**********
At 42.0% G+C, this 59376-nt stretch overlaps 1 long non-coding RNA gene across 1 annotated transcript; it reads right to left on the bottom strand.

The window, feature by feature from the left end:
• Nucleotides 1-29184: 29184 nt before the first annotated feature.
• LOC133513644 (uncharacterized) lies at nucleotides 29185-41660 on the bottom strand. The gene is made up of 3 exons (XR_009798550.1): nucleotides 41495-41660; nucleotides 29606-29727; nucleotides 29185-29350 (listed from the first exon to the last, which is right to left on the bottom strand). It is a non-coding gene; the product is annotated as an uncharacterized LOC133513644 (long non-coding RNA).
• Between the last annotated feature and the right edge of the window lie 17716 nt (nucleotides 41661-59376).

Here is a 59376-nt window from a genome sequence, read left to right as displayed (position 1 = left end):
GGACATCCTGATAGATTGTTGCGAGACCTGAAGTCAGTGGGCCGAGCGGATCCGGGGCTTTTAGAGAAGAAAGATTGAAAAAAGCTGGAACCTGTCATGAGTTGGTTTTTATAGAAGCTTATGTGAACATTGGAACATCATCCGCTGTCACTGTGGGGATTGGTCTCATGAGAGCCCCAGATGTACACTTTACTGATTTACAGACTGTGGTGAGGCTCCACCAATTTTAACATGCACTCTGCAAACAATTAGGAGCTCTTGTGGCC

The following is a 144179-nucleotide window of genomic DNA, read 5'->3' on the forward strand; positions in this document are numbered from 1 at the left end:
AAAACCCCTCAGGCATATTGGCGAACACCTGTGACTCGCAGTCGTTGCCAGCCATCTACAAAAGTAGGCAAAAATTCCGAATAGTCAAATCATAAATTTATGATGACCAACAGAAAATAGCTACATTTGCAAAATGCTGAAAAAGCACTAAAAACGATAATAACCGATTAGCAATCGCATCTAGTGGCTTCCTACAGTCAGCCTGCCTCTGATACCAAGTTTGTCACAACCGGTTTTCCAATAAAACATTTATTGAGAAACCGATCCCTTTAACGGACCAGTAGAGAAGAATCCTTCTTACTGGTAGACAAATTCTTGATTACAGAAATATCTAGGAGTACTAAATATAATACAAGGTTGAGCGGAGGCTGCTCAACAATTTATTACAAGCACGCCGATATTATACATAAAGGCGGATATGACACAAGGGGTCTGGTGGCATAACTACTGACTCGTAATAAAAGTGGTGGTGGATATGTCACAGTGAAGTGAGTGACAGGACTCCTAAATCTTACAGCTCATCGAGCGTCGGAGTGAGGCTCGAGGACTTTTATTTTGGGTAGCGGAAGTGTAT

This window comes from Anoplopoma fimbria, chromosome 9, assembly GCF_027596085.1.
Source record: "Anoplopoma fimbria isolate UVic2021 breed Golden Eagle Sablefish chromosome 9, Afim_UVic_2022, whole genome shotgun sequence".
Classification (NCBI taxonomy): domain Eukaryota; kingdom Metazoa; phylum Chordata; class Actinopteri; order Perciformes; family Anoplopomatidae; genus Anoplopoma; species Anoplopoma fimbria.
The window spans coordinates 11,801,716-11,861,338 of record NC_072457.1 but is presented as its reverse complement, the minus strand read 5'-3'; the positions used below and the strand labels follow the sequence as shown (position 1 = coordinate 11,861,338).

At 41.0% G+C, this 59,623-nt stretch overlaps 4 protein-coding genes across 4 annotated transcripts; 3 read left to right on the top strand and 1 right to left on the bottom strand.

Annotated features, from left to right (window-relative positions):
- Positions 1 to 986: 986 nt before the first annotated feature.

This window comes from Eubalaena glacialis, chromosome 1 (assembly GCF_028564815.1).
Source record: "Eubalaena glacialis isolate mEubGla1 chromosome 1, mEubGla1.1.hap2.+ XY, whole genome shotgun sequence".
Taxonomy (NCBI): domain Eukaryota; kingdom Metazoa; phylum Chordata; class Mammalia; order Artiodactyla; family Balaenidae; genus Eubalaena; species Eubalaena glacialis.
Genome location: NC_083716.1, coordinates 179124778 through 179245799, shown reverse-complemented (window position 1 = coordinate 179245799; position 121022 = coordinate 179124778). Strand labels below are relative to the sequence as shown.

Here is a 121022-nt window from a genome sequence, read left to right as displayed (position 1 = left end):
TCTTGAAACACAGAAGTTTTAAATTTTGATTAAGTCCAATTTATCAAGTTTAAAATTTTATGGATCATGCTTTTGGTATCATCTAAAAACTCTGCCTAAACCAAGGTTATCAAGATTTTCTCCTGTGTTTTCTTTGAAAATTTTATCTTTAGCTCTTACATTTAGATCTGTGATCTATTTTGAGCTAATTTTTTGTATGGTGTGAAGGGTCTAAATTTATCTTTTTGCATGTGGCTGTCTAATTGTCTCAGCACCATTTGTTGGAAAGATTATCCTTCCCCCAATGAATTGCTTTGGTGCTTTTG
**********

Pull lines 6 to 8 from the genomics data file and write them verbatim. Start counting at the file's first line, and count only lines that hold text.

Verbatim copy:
Here is a 59376-nt window from a genome sequence, read left to right as displayed (position 1 = left end):
GGACATCCTGATAGATTGTTGCGAGACCTGAAGTCAGTGGGCCGAGCGGATCCGGGGCTTTTAGAGAAGAAAGATTGAAAAAAGCTGGAACCTGTCATGAGTTGGTTTTTATAGAAGCTTATGTGAACATTGGAACATCATCCGCTGTCACTGTGGGGATTGGTCTCATGAGAGCCCCAGATGTACACTTTACTGATTTACAGACTGTGGTGAGGCTCCACCAATTTTAACATGCACTCTGCAAACAATTAGGAGCTCTTGTGGCC

The following is a 144179-nucleotide window of genomic DNA, read 5'->3' on the forward strand; positions in this document are numbered from 1 at the left end: